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I read in my book that any system tends to become disorderd or tends to become more probable and this decides the spontaneity of a process.

But I would like to know that if entropy exists then why does a closed system exists ? I am asking this question because system tends to become free but we also know that close system exists. So , shouldn't all close systems become open system themselves ?

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    $\begingroup$ Can you elaborate on this please. What do you define as a closed system? Why do you think that entropy and closed system contradict each other. $\endgroup$ Commented Nov 14, 2020 at 14:24
  • $\begingroup$ As long as there are photons can you really have a closed system? $\endgroup$ Commented Nov 14, 2020 at 20:25
  • $\begingroup$ Can you elaborate @BillAlsept $\endgroup$ Commented Nov 14, 2020 at 20:32
  • $\begingroup$ @Buraian what system doesn’t receive photons? $\endgroup$ Commented Nov 14, 2020 at 21:00
  • $\begingroup$ I've edited my answer, does it answer your question now? $\endgroup$ Commented Nov 15, 2020 at 5:35

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The question is not fully clear to me but I think it may be due to a misunderstanding of certain topics.

I read in my book that any system tends to become disordered or tends to become more probable and this decides the spontaneity of a process.

I personally think that we should first introduce the second law of thermodynamics and with that define entropy then speak of the 'disorder' / statistical interpretation.

The second law of thermodynamics states that for any spontaneous process, the change in the quantity known as entropy must be always positive. There is proof of this using statistical mechanics which you can see here (see here)

Now, depending on the constraints on the system, we can use some potential functions to study how the system will spontaneously evolve. A familiar example is that for the conditions of a mechanical system, we can derive that potential energy is the potential that determines the time evolution of the system. (see here)

Similarly, If we have a chemical system with constant temperature and pressure, the Gibbs free energy is the potential determining the process. I wrote a detailed derivation about it (here).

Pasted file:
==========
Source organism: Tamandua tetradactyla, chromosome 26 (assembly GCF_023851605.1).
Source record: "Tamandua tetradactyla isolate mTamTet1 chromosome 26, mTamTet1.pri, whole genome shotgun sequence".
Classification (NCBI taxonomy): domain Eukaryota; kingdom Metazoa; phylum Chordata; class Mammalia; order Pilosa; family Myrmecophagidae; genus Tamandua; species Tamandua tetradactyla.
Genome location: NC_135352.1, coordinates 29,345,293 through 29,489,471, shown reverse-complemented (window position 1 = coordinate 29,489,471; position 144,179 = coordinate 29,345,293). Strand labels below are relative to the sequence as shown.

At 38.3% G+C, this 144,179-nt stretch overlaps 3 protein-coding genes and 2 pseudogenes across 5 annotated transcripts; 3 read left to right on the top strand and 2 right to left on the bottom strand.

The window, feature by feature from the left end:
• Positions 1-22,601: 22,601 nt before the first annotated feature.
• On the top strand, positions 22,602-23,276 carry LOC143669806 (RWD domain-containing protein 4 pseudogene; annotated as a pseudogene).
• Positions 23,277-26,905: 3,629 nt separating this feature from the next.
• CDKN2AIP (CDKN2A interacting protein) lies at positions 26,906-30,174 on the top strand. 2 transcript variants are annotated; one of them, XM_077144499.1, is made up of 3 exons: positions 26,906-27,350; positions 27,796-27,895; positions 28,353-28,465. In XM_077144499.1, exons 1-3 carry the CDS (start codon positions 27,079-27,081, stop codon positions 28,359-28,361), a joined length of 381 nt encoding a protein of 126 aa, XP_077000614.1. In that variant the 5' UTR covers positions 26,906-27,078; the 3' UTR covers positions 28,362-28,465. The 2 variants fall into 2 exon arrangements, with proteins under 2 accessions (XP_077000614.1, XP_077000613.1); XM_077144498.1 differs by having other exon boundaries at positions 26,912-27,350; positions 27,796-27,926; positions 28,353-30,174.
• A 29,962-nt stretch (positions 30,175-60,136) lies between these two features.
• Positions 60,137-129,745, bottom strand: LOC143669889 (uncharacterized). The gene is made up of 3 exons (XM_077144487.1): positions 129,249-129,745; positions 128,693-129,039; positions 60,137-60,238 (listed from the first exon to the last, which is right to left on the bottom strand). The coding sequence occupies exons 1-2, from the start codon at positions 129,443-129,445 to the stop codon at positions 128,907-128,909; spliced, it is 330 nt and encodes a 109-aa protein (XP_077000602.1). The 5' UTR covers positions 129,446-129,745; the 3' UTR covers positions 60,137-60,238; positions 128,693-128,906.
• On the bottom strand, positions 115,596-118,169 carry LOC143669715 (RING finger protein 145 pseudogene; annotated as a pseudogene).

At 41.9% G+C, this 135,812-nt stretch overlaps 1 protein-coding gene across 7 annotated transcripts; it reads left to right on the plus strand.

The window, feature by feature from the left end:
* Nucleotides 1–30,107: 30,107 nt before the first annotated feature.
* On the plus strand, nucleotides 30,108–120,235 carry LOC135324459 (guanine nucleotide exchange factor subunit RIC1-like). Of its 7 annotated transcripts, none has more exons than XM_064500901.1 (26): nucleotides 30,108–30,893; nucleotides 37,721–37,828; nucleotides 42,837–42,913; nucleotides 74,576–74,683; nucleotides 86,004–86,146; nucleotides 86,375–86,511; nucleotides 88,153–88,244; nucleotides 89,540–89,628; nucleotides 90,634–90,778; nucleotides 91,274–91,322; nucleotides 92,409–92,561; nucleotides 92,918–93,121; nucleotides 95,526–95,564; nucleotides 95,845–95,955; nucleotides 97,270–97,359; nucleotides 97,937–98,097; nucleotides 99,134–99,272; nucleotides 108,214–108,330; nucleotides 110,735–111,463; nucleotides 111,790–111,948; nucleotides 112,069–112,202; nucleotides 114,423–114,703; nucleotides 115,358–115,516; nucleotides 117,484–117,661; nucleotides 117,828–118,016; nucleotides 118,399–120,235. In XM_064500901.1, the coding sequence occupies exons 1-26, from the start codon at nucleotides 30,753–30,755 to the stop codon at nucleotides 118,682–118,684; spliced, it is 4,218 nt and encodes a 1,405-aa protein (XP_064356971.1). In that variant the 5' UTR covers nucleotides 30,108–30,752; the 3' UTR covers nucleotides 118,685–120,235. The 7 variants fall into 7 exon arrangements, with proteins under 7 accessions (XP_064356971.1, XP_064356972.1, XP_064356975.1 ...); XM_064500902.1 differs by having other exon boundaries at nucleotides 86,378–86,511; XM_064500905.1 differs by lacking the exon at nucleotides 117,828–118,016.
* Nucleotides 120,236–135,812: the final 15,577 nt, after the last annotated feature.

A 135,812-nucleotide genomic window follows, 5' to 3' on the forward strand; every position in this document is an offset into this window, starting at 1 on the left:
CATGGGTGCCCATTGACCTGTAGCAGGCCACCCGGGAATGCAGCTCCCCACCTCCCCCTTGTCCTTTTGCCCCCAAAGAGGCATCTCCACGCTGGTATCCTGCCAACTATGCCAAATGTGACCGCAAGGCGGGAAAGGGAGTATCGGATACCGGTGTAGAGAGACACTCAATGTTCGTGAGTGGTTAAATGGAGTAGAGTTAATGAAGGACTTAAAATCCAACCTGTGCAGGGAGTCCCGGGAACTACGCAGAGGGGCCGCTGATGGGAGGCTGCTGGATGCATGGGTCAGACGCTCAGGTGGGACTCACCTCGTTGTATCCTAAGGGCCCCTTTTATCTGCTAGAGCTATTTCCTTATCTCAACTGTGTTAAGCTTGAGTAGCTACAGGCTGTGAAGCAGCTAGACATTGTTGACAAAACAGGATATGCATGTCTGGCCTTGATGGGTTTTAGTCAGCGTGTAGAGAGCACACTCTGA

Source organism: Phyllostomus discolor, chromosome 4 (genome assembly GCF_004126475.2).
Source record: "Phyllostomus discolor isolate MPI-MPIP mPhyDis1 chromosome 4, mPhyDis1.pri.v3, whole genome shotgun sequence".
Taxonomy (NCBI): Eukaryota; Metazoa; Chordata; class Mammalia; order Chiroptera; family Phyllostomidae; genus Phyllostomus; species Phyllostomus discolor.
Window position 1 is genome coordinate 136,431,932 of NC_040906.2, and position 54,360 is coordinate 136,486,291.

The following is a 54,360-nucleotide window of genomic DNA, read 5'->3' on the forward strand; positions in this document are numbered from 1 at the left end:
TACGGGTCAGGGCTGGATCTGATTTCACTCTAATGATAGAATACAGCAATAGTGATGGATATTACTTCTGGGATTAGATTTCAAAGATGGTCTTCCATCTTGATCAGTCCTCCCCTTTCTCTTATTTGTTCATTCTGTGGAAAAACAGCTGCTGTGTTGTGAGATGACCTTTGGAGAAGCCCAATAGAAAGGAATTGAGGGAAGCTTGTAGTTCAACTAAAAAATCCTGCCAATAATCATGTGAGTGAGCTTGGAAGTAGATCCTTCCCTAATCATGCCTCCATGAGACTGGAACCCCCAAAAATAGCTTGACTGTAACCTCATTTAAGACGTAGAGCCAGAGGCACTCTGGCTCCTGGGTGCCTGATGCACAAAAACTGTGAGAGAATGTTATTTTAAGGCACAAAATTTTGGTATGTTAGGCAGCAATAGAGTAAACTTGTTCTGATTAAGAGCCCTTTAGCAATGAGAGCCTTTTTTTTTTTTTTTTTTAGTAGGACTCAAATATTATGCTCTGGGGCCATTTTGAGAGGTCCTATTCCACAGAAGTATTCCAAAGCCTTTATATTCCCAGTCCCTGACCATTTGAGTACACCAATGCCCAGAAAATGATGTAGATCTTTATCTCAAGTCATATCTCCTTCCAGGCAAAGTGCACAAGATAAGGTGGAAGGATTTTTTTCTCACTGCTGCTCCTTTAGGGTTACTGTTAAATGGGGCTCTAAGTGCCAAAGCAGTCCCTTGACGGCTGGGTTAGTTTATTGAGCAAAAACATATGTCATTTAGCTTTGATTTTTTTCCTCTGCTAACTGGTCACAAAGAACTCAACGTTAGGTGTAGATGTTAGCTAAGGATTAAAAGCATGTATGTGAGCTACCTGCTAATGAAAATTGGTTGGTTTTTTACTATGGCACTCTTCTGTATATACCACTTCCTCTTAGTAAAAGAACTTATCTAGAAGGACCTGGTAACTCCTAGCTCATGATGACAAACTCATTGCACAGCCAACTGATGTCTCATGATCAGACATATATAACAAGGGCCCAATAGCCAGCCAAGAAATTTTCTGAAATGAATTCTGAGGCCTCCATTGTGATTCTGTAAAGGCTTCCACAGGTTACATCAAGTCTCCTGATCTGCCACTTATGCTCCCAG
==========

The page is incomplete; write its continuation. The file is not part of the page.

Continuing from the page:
Interpetation of entropy

We can give a meaningful interpretation of entropy using statistical mechanics. In statistical mechanics, entropy is considered a measure of the number of states of a system, so as we increase states the entropy can be said to increase. I have found a gentle introduction for it here


But I would like to know that if entropy exists then why does a closed system exist? I am asking this question because the system tends to become free but we also know that a close system exists. So, shouldn't all close systems become open systems themselves?

Let us first get some definitions so it is clear what we are speaking,

In thermodynamics, heat is energy in transfer to or from a thermodynamic system, by mechanisms other than thermodynamic work or transfer of matter. -wiki

Open system: Physical system that has external interactions.-wiki

Closed system: A closed system is a physical system that does not allow the transfer of matter in or out of the system.-wiki

Entropy is a quantity directly associated with heat transfer, not mass transfer. I have cited an interpretation for it below.

As a substance is heated, it gains kinetic energy, resulting in increased molecular motion and a broader distribution of molecular speeds. This increases the number of microstates possible for the system. Increasing the number of molecules in a system also increases the number of microstates, as now there are more possible arrangements of the molecules. As well, increasing the volume of a substance increases the number of positions where each molecule could be, which increases the number of microstates. Therefore, any change that results in a higher temperature, more molecules, or a larger volume yields an increase in entropy. Source

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